This post has been sitting as a draft for some time, which is a little ironic, considering the topic. I keep coming back to it, though, to incorporate new ideas as I talk to people and read. Informal research result: there is very little consensus about the difference (if any) between discipline and motivation and about how much control we have over them.
What better place to start, then, than with two diametrically opposed perspectives? From there maybe we can come up with a useful synthesis that can help us answer some questions like:
–Are some people just naturally more disciplined? And, as a follow up: What’s the correct phrasing–“to be disciplined”, “to exercise discipline”, “to exhibit discipline”, “to practice discipline”?
–Can we increase our discipline?
–What about motivation–is it just fickle inspiration that comes and goes on its own unintelligible schedule?
First, a quick overview of the dichotomous arguments.
One perspective is that motivation is useless (nsfw) and that discipline is what actually allows us to get things done. Employing discipline (“being disciplined”?) means we do what needs to be done, regardless of how driven we are (motivated) to do it. We want to cultivate discipline so that we free ourselves from waiting to feel motivated. This argument also holds that discipline increases motivation: as we make progress on things that help us achieve our goals, we feed our motivation with positive feelings of accomplishment. Discipline is reliable, functional, and bypasses the need to wait for the mental or emotional state of feeling motivated.
The other view is that self-discipline is a myth. The only way we can act is if we are somehow motivated. Even though we might think we use discipline, it’s always motivation–visualizing the end result of an effort, setting up rewards, psyching ourselves up, telling people we are going to do something–all motivation actions. Anything we do to force ourselves into action is motivation. And we cannot cultivate discipline, because that would require discipline–which we don’t have to start off. Logically impossible.
I don’t think that discipline is a myth. I think it is an application of motivation. It’s pushing yourself to do something even when you don’t feel like it. It’s actively seeking out motivation when the motivation isn’t coming to you.
You lift heavy because you want to stay fit and able. You send a thank you card because you want to express gratitude and nurture a relationship. You eat a doughnut because you are wired to consume fat and sugar when it’s available. (That’s not an excuse–it’s a recognition and therefore responsibility to own and correct a habit.) You buy a used car at the local auction because you want to save and invest for the future.
You are acting under the influence of some goal or outside force. Whether it’s a long-term payoff, fear of failure or embarrassment, or losing a bet…there’s something driving your actions.
Discipline might be defined as the skill of tuning in to long-term goals and rewards even when the connection is faint and being drowned out by loud, up close rewards. It’s a conscious decision and effort to focus on an end result and to let the pursuit of a goal drive your actions.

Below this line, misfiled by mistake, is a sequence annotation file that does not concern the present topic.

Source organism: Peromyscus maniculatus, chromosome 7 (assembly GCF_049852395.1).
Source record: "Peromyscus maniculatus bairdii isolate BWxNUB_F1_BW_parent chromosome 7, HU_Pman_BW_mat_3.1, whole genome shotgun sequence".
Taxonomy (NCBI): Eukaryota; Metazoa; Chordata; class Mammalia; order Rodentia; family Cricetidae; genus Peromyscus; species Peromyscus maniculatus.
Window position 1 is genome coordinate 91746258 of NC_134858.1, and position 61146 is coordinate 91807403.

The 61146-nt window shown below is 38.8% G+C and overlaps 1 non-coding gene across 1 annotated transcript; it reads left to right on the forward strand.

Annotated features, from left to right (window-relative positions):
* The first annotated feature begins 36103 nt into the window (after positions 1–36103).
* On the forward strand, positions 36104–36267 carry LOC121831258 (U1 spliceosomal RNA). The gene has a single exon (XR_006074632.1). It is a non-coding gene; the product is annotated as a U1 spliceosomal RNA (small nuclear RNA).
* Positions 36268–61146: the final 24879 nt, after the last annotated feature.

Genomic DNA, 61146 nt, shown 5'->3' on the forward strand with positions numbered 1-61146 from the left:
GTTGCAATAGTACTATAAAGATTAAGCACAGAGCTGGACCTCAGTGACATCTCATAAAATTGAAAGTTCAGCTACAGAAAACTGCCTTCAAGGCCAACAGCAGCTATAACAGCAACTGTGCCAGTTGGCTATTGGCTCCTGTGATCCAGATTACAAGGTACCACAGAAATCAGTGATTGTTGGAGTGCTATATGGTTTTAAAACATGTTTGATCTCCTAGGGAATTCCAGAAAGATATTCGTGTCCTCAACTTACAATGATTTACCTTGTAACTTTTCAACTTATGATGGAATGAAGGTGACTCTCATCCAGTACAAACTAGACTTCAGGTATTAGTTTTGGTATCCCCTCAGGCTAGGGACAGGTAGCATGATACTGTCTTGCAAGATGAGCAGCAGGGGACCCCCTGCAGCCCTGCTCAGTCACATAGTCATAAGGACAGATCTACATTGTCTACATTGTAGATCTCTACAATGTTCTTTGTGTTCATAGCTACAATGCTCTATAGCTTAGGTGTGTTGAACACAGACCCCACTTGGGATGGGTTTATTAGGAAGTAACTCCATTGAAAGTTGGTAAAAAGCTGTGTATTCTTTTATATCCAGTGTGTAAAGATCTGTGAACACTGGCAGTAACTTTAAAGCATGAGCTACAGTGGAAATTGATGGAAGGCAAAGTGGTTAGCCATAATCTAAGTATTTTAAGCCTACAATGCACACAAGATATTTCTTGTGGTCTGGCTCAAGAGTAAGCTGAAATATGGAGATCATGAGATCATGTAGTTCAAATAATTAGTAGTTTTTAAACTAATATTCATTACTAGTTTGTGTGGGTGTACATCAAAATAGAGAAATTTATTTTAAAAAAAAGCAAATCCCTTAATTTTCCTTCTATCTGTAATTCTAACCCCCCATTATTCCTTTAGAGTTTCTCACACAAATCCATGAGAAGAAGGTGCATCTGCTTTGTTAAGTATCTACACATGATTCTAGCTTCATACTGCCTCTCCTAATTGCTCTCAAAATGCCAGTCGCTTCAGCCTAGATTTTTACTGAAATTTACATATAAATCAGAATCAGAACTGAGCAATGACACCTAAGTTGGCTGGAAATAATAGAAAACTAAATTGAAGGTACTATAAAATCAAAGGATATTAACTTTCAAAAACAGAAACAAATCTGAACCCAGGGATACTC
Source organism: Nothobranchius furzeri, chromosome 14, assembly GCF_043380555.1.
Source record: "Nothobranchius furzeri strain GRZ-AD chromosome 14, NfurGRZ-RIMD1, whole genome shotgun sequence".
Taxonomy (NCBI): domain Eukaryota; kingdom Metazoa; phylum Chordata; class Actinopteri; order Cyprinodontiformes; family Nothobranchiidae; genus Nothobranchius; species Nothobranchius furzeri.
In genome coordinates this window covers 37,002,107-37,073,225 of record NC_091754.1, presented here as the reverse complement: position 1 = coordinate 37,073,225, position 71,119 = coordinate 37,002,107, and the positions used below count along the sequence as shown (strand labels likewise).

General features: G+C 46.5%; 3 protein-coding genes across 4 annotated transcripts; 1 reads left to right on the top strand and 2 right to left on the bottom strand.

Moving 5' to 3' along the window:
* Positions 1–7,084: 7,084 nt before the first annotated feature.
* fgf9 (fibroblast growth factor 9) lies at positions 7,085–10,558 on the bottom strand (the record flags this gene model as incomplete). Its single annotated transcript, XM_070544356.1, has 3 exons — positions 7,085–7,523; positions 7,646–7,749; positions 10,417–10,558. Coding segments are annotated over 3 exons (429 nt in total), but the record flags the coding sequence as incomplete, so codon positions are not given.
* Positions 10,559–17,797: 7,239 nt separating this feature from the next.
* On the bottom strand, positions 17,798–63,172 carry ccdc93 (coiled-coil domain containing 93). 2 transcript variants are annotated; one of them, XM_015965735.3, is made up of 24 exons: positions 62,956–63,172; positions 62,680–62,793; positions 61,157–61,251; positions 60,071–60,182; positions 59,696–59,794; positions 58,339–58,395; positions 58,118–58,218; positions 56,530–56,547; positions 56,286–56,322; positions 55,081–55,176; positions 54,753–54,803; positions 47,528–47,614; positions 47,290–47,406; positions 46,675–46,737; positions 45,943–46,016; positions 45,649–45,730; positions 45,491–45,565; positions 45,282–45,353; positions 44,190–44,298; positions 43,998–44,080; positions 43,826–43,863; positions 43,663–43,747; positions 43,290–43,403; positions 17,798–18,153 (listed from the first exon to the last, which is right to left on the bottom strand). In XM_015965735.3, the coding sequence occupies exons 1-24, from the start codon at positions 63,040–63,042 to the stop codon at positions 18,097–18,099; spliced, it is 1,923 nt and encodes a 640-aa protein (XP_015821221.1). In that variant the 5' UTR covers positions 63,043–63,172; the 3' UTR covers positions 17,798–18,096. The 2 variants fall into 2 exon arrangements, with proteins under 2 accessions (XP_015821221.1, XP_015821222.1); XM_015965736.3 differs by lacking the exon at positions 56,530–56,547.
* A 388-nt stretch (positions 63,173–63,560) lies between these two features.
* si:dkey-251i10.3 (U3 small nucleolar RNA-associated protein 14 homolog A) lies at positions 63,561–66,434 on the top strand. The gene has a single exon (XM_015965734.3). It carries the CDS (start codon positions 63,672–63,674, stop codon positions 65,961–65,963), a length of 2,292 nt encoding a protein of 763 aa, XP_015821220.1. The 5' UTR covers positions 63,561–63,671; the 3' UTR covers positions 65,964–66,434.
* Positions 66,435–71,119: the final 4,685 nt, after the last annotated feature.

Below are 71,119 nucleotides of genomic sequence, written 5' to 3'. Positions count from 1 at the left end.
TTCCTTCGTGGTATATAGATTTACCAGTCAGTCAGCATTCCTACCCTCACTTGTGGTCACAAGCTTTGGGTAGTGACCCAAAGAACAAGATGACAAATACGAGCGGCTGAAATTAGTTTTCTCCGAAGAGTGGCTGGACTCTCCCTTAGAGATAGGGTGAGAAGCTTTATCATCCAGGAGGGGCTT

It’s going to the gym to squat on Friday night after work, or studying a little more for the test instead of going out with friends, or making dinner with your family and sitting down to eat together without the TV blaring in the background.
Think of discipline as chopping motivation up into little pieces and putting them in baggie in your pocket. Each time you do something to reach a goal, you take one of the pieces out of the baggie as fuel. Motivation trail mix.
This synthesis is important because it gets to the idea of cultivating discipline. To use the example above, we can practice chopping motivation up ahead of time and thinking strategically about how we are going to portion it out. It’s the conscious, deliberate side of the equation. The more we practice this planning, focusing on, and portioning out motivation (i.e. cultivating discipline), the more efficient and skilled we become at it.
To go one step further, portioning out motivation is really the process of building habits. We identify the things we need to do in order to achieve our goals, and then we try to make our behaviors match that to do list. Sometimes we are excited about what we have to do, and sometimes we’re not. But when we can make something a habit, we do it with a lot less agonizing over whether or not to do it. It’s almost second nature. Building habits is another way of efficiently rationing out motivation trail mix.
Are some people naturally better at it than others? Probably. But we can all improve. And not being good at it right now doesn’t make you a bad person. While we’re here, let’s explicitly throw away a useless cultural attachment: the tendency to convict ourselves or others of moral failing or weakness of character for supposedly lacking discipline. We can practice it and become better.
So we can think of motivation as a passive inspiration. It’s a natural inclination. Discipline is an active, strategic, purposeful, and skillful application of that inclination. And discipline can help feed the fire of motivation, by providing us with small victories on the way to achieving bigger things.
The most useful takeaway is that we have control, and that we can build habits to harness and leverage motivation over time. We can increase our discipline–our ability to tune into and focus on motivation–with practice. You might not be super-skilled at this right now, but it’s not a moral failing or character flaw. It’s just a piece of life that we all need to practice consistently.
What do you think? Middle ground reached?